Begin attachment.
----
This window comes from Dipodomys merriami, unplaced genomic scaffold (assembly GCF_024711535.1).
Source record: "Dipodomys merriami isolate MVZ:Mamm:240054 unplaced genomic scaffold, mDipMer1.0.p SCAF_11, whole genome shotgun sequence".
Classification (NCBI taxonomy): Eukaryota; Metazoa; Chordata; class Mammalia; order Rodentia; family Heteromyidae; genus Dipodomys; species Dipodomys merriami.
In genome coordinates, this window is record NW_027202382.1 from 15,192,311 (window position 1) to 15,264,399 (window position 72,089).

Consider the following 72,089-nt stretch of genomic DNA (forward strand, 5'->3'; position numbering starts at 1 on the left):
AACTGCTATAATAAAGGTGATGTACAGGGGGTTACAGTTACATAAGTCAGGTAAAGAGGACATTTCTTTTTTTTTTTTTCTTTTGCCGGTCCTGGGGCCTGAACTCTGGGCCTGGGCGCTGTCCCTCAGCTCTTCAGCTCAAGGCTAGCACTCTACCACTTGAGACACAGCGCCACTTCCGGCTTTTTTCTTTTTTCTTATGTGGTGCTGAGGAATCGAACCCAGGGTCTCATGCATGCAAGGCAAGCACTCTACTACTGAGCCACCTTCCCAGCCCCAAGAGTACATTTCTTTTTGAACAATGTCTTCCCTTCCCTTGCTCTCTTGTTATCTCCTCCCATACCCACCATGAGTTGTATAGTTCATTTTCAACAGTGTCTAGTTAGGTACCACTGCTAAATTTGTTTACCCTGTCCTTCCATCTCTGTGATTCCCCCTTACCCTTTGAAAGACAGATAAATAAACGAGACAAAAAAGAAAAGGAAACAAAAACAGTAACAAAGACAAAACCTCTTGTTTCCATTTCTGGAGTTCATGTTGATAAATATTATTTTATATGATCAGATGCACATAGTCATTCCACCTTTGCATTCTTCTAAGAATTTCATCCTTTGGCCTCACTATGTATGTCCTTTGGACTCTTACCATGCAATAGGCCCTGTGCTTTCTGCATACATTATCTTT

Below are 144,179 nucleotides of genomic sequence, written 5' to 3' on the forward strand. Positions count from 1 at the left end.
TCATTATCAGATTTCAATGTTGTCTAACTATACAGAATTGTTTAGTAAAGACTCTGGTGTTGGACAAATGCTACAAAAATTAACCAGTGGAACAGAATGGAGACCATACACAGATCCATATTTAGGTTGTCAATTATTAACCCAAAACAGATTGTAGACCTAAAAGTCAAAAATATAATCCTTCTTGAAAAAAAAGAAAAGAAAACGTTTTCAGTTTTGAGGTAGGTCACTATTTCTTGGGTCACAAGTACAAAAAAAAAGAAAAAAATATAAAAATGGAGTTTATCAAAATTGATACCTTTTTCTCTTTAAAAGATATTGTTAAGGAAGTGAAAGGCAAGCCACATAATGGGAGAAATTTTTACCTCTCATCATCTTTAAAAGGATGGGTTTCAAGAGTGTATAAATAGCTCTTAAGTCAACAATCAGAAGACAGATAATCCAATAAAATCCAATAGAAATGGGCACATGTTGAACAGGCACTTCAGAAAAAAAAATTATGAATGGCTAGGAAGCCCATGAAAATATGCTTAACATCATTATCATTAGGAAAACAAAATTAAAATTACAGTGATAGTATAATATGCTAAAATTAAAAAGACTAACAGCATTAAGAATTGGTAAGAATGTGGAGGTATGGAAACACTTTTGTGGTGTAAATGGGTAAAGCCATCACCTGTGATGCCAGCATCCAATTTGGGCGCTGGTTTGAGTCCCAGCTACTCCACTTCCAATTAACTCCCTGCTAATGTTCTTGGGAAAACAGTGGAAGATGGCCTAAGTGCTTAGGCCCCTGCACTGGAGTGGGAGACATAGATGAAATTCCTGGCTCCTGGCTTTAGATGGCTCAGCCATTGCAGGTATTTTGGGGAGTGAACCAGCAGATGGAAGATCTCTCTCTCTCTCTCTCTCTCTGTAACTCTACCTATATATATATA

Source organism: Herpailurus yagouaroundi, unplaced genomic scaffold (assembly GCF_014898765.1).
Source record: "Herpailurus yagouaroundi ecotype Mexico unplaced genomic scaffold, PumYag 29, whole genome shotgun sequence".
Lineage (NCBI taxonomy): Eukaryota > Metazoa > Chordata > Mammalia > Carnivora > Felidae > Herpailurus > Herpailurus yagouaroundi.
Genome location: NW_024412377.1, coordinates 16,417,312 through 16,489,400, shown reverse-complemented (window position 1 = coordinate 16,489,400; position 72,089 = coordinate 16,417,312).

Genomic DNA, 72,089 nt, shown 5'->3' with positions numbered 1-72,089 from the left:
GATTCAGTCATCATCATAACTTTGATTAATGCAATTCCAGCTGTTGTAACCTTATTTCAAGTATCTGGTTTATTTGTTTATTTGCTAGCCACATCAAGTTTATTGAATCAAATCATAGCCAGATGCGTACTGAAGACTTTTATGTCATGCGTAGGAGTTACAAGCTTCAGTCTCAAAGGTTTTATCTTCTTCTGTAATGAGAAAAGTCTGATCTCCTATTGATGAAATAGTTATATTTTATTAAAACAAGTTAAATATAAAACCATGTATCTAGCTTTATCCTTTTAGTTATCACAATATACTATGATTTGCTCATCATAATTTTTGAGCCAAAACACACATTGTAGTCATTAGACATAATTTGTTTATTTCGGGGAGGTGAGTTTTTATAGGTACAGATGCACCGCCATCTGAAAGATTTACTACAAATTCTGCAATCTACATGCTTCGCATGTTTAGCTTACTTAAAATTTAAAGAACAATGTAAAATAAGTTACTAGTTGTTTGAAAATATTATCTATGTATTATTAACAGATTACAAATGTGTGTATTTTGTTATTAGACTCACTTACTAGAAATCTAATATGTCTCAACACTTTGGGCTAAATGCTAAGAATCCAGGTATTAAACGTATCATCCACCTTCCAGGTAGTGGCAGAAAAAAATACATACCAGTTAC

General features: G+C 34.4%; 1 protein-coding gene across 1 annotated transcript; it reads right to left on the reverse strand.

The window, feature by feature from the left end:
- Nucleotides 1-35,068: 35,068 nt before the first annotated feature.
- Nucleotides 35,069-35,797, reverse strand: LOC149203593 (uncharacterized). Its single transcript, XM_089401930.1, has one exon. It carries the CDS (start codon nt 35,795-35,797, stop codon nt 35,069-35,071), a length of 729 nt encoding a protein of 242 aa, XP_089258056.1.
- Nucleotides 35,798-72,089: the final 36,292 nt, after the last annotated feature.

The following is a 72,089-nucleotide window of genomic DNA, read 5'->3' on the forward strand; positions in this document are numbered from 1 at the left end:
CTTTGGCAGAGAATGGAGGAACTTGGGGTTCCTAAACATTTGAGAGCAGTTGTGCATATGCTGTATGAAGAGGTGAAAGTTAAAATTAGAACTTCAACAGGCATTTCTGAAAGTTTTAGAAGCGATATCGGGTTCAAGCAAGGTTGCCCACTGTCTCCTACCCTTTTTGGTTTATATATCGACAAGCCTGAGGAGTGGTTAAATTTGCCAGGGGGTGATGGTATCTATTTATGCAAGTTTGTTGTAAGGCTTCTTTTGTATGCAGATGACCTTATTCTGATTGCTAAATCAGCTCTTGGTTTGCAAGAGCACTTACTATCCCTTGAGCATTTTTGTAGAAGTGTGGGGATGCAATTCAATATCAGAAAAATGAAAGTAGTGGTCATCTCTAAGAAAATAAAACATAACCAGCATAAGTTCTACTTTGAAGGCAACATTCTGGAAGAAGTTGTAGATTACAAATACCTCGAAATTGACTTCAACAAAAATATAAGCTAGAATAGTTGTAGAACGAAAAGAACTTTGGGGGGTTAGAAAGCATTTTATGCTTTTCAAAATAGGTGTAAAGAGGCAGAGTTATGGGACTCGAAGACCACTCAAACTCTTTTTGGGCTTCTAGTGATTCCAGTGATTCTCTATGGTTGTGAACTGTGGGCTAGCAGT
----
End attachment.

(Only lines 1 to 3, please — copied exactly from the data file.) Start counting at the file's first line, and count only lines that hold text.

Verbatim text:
This window comes from Dipodomys merriami, unplaced genomic scaffold (assembly GCF_024711535.1).
Source record: "Dipodomys merriami isolate MVZ:Mamm:240054 unplaced genomic scaffold, mDipMer1.0.p SCAF_11, whole genome shotgun sequence".
Classification (NCBI taxonomy): Eukaryota; Metazoa; Chordata; class Mammalia; order Rodentia; family Heteromyidae; genus Dipodomys; species Dipodomys merriami.